The story notes that when police departments mention they are paying a cash settlement to a plaintiff who has made accusations of police misconduct, the departments typically don’t mention the name of officers involved.
On the one hand, this makes sense, since the settlements are often made with no admission of misconduct, so the officers aren’t proven guilty. On the other hand, the missing names means it’s hard for the public to keep track of which officers are single-handedly responsible for hundreds of thousands or millions of dollars worth of taxpayer money being handed over to plaintiffs who allege police misconduct.
The story also notes that convicts who are already behind bars have nothing to lose by filing misconduct lawsuits, and at least one officer who contributed to the story said he wished his city had gone to trial rather than offer the cash settlement. But for the most part, police officers who were contacted for this story either didn’t return calls or said they had no comment.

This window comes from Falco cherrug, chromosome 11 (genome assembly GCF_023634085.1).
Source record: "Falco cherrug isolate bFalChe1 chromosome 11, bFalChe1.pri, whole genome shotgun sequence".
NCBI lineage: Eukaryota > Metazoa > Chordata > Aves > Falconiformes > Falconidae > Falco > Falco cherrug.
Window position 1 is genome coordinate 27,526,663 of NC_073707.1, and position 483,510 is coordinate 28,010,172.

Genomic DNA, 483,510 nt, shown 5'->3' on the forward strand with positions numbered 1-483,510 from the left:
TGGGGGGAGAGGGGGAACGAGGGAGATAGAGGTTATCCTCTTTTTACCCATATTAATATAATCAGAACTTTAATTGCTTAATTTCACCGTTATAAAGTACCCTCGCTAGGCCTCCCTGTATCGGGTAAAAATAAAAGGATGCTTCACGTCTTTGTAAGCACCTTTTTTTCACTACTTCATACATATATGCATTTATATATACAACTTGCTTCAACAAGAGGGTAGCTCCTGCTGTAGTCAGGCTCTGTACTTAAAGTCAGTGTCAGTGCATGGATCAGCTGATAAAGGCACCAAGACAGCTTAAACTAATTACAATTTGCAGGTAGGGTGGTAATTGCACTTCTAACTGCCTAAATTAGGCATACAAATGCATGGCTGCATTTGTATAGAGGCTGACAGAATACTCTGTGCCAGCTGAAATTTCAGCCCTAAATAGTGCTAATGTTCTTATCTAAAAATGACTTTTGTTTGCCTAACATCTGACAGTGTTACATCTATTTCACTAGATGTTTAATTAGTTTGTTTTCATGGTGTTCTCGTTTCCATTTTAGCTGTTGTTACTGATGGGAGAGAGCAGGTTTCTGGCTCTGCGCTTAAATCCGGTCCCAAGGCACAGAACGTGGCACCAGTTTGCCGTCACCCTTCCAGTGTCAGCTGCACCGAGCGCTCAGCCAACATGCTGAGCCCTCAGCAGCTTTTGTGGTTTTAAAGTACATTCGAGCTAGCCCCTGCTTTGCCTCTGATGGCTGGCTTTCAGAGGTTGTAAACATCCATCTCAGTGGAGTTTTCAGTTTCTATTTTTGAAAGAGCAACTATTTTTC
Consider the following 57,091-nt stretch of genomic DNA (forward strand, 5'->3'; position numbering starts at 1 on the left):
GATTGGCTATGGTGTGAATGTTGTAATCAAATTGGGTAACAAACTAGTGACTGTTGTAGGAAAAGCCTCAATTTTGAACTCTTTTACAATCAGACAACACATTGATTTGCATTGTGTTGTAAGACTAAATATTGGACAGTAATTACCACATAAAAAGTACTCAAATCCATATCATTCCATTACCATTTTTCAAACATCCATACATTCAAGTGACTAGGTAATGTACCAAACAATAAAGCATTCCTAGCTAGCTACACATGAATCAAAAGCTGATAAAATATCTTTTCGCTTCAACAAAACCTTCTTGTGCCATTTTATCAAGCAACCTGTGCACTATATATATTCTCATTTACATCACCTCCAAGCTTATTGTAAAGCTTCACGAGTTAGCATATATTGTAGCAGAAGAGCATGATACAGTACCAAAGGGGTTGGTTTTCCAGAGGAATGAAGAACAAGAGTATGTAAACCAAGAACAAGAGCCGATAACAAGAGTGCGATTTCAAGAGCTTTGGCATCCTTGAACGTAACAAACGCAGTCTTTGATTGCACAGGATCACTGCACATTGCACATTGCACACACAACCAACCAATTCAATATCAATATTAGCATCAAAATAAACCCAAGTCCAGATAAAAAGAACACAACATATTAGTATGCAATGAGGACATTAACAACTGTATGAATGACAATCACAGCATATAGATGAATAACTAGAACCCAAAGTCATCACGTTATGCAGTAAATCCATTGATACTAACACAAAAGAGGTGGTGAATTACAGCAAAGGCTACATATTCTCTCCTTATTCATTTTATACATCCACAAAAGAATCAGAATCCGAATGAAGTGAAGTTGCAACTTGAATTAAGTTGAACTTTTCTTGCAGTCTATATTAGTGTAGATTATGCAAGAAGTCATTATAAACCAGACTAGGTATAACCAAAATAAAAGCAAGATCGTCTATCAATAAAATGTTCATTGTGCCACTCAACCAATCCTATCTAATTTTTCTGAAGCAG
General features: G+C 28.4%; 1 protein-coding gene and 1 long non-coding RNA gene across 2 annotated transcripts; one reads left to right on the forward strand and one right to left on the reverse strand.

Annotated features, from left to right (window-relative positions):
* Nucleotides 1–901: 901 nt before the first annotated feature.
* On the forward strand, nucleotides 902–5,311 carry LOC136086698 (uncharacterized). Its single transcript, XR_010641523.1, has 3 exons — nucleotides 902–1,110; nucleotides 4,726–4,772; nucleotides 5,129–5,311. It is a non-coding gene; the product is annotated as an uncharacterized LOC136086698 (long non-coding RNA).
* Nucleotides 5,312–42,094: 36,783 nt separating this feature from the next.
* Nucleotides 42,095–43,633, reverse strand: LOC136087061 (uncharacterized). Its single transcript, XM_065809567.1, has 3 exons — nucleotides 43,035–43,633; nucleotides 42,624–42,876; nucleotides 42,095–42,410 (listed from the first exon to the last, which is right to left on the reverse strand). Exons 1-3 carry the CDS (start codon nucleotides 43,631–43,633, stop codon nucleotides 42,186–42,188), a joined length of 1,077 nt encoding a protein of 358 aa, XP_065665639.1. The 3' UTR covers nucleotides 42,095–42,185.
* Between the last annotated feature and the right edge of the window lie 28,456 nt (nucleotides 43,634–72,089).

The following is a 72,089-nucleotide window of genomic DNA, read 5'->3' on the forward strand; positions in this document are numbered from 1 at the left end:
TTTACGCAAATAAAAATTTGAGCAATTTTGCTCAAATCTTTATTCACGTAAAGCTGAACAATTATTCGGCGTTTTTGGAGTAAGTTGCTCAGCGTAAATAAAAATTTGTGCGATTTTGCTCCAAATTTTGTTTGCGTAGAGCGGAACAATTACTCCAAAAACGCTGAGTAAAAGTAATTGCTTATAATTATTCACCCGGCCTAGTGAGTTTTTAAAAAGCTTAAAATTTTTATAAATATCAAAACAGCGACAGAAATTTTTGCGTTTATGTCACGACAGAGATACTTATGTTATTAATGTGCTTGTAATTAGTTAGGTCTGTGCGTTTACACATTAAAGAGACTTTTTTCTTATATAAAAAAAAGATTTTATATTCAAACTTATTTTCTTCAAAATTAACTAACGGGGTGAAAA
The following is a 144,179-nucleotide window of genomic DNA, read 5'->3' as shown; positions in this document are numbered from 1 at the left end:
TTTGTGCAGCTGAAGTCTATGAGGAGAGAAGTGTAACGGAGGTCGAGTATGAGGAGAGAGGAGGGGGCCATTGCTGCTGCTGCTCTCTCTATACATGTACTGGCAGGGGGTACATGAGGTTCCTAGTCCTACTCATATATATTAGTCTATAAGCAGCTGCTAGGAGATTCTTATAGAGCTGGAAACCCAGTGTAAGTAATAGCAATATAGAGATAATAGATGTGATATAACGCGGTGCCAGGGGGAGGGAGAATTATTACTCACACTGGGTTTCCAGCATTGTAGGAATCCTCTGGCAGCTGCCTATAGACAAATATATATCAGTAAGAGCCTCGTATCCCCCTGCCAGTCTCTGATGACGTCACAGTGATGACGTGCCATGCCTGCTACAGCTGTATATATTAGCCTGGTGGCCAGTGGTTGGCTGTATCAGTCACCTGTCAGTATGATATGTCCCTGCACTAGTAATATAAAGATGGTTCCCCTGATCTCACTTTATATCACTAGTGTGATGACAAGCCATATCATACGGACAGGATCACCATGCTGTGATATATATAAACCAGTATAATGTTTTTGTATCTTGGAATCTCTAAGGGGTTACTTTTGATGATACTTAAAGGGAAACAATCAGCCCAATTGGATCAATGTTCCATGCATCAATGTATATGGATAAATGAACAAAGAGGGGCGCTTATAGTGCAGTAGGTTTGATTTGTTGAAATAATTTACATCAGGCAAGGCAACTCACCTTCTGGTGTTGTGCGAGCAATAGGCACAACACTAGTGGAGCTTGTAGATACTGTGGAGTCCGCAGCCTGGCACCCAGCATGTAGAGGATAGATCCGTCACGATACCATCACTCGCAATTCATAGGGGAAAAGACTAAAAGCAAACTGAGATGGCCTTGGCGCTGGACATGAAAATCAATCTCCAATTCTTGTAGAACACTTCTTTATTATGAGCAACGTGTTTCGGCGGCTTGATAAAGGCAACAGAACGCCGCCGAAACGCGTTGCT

According to this story, a single officer’s actions led to 143 cash payments, 25 officers were responsible for 20+ different settlements each, about 3.5k were responsible for 3+ settlements each, and about 7.6k had at least 2.
Between 2010 and 2020, the city settled 10 claims involving Moore’s police work, paying more than $665,000 to individuals who alleged the officer used excessive force, made an illegal arrest or wrongfully searched a home.
Moore is among the more than 7,600 officers — from Portland, Ore., to Milwaukee to Baltimore — whose alleged misconduct has more than once led to payouts to resolve lawsuits and claims of wrongdoing, according to a Washington Post investigation. The Post collected data on nearly 40,000 payments at 25 of the nation’s largest police and sheriff’s departments within the past decade, documenting more than $3.2 billion spent to settle claims. —Washington Post